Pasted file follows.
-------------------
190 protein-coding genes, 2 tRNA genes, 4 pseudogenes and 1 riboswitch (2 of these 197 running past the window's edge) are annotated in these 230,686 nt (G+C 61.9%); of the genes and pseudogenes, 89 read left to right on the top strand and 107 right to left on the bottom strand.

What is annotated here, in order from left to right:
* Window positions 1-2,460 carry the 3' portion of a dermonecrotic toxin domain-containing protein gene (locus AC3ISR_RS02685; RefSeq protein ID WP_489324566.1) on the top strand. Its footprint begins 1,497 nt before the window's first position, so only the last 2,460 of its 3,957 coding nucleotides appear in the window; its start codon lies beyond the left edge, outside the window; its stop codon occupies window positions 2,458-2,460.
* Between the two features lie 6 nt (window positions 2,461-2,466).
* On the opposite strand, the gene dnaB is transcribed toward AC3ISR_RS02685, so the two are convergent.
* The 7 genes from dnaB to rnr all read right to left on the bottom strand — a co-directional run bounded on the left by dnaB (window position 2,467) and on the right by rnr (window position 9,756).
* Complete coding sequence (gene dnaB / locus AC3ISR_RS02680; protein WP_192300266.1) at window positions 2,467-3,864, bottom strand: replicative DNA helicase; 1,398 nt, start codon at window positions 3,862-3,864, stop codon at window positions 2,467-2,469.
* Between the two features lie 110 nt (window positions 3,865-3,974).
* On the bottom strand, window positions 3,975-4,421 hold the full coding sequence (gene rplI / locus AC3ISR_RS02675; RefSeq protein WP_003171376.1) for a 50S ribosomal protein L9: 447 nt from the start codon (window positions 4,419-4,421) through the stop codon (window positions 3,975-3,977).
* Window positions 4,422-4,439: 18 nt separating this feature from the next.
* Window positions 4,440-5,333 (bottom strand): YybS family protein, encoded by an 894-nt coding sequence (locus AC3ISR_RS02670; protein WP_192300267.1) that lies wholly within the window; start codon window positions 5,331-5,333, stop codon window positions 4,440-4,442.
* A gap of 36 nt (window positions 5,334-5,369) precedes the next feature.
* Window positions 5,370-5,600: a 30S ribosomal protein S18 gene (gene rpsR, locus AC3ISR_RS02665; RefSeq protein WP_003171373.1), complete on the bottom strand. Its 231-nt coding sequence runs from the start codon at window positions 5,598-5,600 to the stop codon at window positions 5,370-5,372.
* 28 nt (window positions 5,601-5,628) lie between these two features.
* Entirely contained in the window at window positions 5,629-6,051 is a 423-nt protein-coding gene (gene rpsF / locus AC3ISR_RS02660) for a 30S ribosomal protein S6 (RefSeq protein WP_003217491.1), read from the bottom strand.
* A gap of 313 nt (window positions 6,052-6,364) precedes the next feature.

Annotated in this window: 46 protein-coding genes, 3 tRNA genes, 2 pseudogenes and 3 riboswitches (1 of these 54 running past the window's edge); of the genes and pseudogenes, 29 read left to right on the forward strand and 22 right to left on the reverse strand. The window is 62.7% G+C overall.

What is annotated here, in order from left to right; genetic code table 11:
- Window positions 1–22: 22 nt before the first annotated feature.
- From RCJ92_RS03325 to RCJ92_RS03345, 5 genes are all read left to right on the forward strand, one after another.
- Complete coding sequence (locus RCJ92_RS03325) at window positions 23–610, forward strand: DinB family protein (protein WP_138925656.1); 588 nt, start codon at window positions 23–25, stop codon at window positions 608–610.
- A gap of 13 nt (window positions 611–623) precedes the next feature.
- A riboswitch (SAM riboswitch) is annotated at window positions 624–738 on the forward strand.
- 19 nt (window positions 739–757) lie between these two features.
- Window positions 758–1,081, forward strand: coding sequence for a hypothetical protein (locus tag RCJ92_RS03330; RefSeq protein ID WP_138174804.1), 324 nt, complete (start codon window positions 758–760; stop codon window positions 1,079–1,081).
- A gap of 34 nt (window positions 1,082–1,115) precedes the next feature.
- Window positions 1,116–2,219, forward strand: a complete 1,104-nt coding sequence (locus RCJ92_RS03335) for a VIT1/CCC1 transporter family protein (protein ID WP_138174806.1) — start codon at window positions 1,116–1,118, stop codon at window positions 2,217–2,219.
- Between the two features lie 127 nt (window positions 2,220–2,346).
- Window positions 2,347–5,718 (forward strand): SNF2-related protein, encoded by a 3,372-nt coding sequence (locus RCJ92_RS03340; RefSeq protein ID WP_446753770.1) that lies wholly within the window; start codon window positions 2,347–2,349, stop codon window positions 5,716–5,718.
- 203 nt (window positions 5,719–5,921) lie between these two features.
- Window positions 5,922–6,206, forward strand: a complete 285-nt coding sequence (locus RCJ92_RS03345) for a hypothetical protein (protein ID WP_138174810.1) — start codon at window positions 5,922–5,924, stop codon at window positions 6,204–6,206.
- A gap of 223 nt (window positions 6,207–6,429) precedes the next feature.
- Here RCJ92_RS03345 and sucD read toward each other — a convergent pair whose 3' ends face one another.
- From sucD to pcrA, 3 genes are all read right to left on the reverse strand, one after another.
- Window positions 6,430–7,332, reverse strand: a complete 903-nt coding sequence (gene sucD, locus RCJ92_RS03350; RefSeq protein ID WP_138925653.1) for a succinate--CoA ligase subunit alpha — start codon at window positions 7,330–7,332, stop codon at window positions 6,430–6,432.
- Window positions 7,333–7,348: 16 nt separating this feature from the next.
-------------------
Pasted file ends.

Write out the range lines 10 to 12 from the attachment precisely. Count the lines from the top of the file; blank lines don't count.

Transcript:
* Window positions 4,422-4,439: 18 nt separating this feature from the next.
* Window positions 4,440-5,333 (bottom strand): YybS family protein, encoded by an 894-nt coding sequence (locus AC3ISR_RS02670; protein WP_192300267.1) that lies wholly within the window; start codon window positions 5,331-5,333, stop codon window positions 4,440-4,442.
* A gap of 36 nt (window positions 5,334-5,369) precedes the next feature.